The sun is shining and I am also beaming! As I opened our mailbox today, I reached in and found FOUR beautiful, handwritten letters from my beautiful pen pals!
Almost three years ago, my husband and I moved to a farm in central New York. He'd applied for an internship on an organic dairy farm and living there on the top of Moore Hill Road was pretty remote. To check e-mail, we'd drive down the hill into town to use the computer at the library. We didn't know anyone and being far from home, I started to write letters to family and friends. The day I decided to write, I wrote fifteen letters, all in one shot. I wrote to all three of my sisters, my parents, my mother-in-law and ten other friends. (My hand was really tired after that!) Getting mail became the highlight of my day. I would sit on the front steps of the house and try not to look too pathetic as I'd see the mail truck drive by and then run down the path to see if any pen pals replied.
Now in another state, still far from home (and with internet access), I continue to receive handwritten letters in the mail.
Thank you Judy, Kim, Nicole and Wendy for your faithful writing. I am so blessed to have you all in my life <3
*My mother-in-law was also a dedicated pen pal, but now she lives just down the road. Thank you, Renee!*
One evening last week, I wandered over to the barn to meet the newest barn cat, "Mr. Harry." Of course, the one time I went to the barn, "Mr. Harry" was nowhere to be found. When I asked where he was, my husband was giving the newest calf some milk. (On our farm -and most farms- cows and heifers are on a staggered calving schedule, so there are new calves all the time meaning, there's always milk.) The calf was having a hard time because it was her first time drinking out of a bucket. Eventually she got the hang of it. I finally found "Mr. Harry" and pet him for a while before going back to the house to finish dinner.
The next day, my husband came in from chores and said that the new calf wasn't doing very well. The heifer wing in the barn is pretty drafty, so he thought the cold wasn't helping her. He also told me that calves are born with very little fat on their bodies. I asked my husband if there were such things as blankets or coats calves could wear. Of course, there are, but they cost a pretty penny.
This morning as I flipped through posts and updates, a friend posted a video of calves wearing calf coats and ear protectors. The calves in the video were kept in hutches, where they are not as protected from this bitter cold weather. I began thinking of the new little calf... she's probably all curled up in a ball and shivering... poor thing and I'm nice and toasty in my heated house... She needs a coat!
I googled pictures of calf coats and found a pattern for one. The pattern, being very basic, didn't give me everything I needed. Somehow the coat had to be attached. After some more searches, I decided I would make ties around the neck and some ties around the back legs.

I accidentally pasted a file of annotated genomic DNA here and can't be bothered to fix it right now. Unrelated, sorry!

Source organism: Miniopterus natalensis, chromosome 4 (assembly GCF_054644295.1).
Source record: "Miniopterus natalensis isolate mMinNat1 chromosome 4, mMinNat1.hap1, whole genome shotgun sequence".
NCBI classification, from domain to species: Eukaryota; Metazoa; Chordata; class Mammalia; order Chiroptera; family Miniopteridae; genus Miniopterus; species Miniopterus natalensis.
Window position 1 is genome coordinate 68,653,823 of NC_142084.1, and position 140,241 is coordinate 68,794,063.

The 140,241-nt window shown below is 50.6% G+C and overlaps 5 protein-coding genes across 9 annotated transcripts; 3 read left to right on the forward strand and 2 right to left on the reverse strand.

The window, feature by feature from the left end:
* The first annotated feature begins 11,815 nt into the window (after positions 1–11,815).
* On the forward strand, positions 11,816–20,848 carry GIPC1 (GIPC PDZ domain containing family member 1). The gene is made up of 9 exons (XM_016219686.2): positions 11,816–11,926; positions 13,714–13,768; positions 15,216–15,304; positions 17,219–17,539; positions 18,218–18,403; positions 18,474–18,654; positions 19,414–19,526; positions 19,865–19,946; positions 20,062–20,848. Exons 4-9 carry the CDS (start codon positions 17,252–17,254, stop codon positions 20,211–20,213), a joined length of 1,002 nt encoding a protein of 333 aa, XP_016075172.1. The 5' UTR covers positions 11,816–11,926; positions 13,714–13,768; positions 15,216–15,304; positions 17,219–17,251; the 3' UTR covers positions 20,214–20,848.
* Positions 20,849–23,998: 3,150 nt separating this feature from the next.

The material of choice (and because it was my only choice) was terry cloth, in the form of VERY old beach towels. I layered three towels and tied them together, so they would stay. I used D rings to loop the back ties around the back legs. I finished the edges with a blanket stitch. (I purposefully, put the stripes on the outside, for fun. The barn needs more color.)
After putting the calf coat on Josie, there were some obvious issues. (She didn't make it easy to put on either.)
The ties hung down too long, so my husband had to tuck them in and out of the way, or Josie's neighbor would suck on them and try to eat them. (Look, she's eyeing them already...)
Making a long tab with Velcro might be a better option for around the neck. It's just a prototype, and who knows if we'll need more of these Technicolor calf coats, but Josie is warmer now.
I just hope the other calves and heifers don't get jealous and try to throw her in a pit...
The Crochet Crowd and Yarnspirations.com have teamed up for the "2015 Knit and Crochet-Along Mystery Afghan" project.
I'd heard of mystery crochet-alongs (CALs), but never participated. Because I subscribe to the yarnspirations.com newsletter, I got word of the new project. To sign up and participate it's free. (They do recommend using their yarn and selecting a color scheme they've created, but if you're like me and have LOTS of yarn already, you'll stick to what you've got.) Four colors are needed for the project. My colors are white, green, teal and claret red.
Tune in each Tuesday to find out what the next clue is! Each clue is a written pattern that also includes a diagram. If you can't read patterns or charts, there are also videos of each clue. This "Mystery Afghan" will take a total of ten weeks. I like that there's a little bit of work to do each week because that allows me to work on other projects.